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In ‘Tehran,’ Iranian Jewish actor Shaun Toub strives for a multi-dimensional ‘bad guy’

When actor Shaun Toub received the offer of a role in the series “Tehran,” he hesitated to take it– for three months.

“I was concerned because I had never done an Israeli production, and I wasn’t sure if it’s going to be my cup of tea,” said Toub of the series that premieres September 25 on Apple TV.

By that point in his career, Toub could be choosey.

Shaun Toub

Shaun Toub Image by Shaun Toub

He had already played a wide range of characters in high profile projects, from Professor Yinsen in the “Iron Man” series, to Persian shop owner Farhad in the Oscar-winning 2004 film “Crash.”

Among the 100 television episodes he appeared in, he is best known for his portrayal of Majid Javadi, the Chief of the Iranian IRGC’s intelligence service in “Homeland.”

When Toub was finally able to read the script for Tehran, he was all in.

The Israeli espionage series, written by Moshe Zonder and Omri Shenhar, was exceptionally good, he said.

Now, the Iranian-born actor is the star of the much talked about new series which Apple TV purchased for what industry sources say was $1.5 million per episode. Apple also undertook a commitment to produce two more seasons.

Tehran revolves around Mossad agent Tamar Rabinyan, played by Niv Sultan, an Israeli woman who was born in Iran and raised in Israel.

Tamar is sent to Iran on a mission to disable a nuclear reactor. Toub plays security officer Faraz Mehmet whose job is to catch her. However, he is far from the villain of the series. From the first episode we get to know Faraz’s personal life, his love for his wife, and his devotion to his work and his country.

It was this human side of his character that appealed to Toub.

“I didn’t want to be playing a one-dimensional character, and I chose my roles accordingly,” he said. “Even when I’ve done bad guys roles, I tried to make their humanity and show that part of them as well.”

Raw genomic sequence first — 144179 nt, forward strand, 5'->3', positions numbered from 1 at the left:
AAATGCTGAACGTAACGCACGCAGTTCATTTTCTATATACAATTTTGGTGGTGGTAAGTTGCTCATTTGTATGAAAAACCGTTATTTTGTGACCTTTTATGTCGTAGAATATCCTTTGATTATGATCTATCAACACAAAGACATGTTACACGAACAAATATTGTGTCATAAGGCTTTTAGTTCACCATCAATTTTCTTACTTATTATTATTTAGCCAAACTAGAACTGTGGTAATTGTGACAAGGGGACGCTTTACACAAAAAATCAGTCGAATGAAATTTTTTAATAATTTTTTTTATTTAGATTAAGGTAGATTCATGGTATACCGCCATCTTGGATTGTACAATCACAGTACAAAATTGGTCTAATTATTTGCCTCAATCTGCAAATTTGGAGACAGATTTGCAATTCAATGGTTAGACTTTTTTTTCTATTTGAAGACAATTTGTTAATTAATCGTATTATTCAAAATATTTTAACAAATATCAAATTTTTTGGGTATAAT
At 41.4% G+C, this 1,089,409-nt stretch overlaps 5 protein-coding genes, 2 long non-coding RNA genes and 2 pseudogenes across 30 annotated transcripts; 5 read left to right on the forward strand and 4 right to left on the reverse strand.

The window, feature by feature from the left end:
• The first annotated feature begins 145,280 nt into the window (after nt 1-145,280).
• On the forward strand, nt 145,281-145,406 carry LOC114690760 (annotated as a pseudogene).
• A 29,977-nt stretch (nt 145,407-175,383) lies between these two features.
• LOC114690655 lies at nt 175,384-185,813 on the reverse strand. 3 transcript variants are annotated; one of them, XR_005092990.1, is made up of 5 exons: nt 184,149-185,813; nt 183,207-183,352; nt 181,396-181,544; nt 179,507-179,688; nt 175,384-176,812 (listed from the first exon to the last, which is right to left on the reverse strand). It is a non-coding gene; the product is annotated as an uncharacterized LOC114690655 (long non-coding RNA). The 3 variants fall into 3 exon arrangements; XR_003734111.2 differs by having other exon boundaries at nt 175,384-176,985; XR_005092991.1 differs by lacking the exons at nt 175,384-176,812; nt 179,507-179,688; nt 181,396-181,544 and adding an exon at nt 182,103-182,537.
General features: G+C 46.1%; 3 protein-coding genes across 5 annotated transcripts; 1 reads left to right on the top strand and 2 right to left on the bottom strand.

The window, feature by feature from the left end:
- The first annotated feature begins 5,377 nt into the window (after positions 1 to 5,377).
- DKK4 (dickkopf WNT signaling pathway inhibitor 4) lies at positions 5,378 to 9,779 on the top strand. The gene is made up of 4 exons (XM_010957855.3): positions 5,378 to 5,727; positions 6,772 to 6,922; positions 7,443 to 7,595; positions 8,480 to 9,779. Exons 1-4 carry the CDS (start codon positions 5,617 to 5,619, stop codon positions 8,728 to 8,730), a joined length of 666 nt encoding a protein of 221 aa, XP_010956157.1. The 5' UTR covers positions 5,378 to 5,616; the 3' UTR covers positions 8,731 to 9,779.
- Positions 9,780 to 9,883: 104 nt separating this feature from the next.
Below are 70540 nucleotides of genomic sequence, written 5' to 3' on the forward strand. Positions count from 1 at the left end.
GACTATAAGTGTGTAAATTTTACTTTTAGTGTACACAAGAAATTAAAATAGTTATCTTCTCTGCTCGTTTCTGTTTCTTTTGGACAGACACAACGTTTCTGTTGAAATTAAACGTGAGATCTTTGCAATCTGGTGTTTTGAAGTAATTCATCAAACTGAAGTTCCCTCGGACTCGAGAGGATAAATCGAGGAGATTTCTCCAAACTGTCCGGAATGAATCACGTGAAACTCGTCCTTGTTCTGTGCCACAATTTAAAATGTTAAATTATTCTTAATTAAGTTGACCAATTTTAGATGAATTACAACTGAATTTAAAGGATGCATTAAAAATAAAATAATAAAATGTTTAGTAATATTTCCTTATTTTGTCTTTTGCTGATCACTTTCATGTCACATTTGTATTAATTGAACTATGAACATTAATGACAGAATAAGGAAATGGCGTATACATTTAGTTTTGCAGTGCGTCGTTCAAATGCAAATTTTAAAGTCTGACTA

Toub was born to a Jewish family in Tehran in 1963. When he was three-years-old, he moved with his mother to Manchester, England, where his Persian name, Shaaram, became Shaun. The family shuttled between Iran and Europe, then, when he was 16, Toub immigrated again, this time to the United States. He graduated high school in New Hampshire and attended college in Massachusetts before moving to Los Angeles to attend USC.

Toub worked as a real estate agent while dreaming of being an actor. When an acting agency looking for an office space signed a lease with his help, he gathered the courage to ask one of the agents he befriended to arrange an audition for him.

Toub’s performance floored the agent, who signed him on the spot.

“Tehran” is personal to the 57-year-old actor. Though he hasn’t been back to his birth country for 18 years, he said he hopes the show will help bridge misunderstandings between Israel and Iran.

“One of the reasons I chose to accept this role is because I wanted to bring the two cultures together,” he said. “At the end of the day, people are just people, and we all have our challenges. It’s unfortunate that we allow religion get in the way of being friends and knowing one’s culture. The Iranian people and the government are two different things. The Iranians just want to live in peace.”

Toub said it’s likely Iranians are watching Tehran, too.

“In this world of technology, nothing will stop them,” he said. “’Game of Thrones’ was hacked and watched there. Once they heard there is a series called ‘Tehran’ made by Israelis, it immediately piqued their interest.”

In Greece, where the series was filmed, Toub made time to visit Iranian refugees. The experience deepened his affection for the Iranian people, if not their government.

“An Iranian girl sent me a text not long ago,” he said. “She complimented me on my work, I thanked her and then she wrote: ‘We are a burnt generation.’ It made me tear up. That’s how young Iranians feel today, it’s so sad.”


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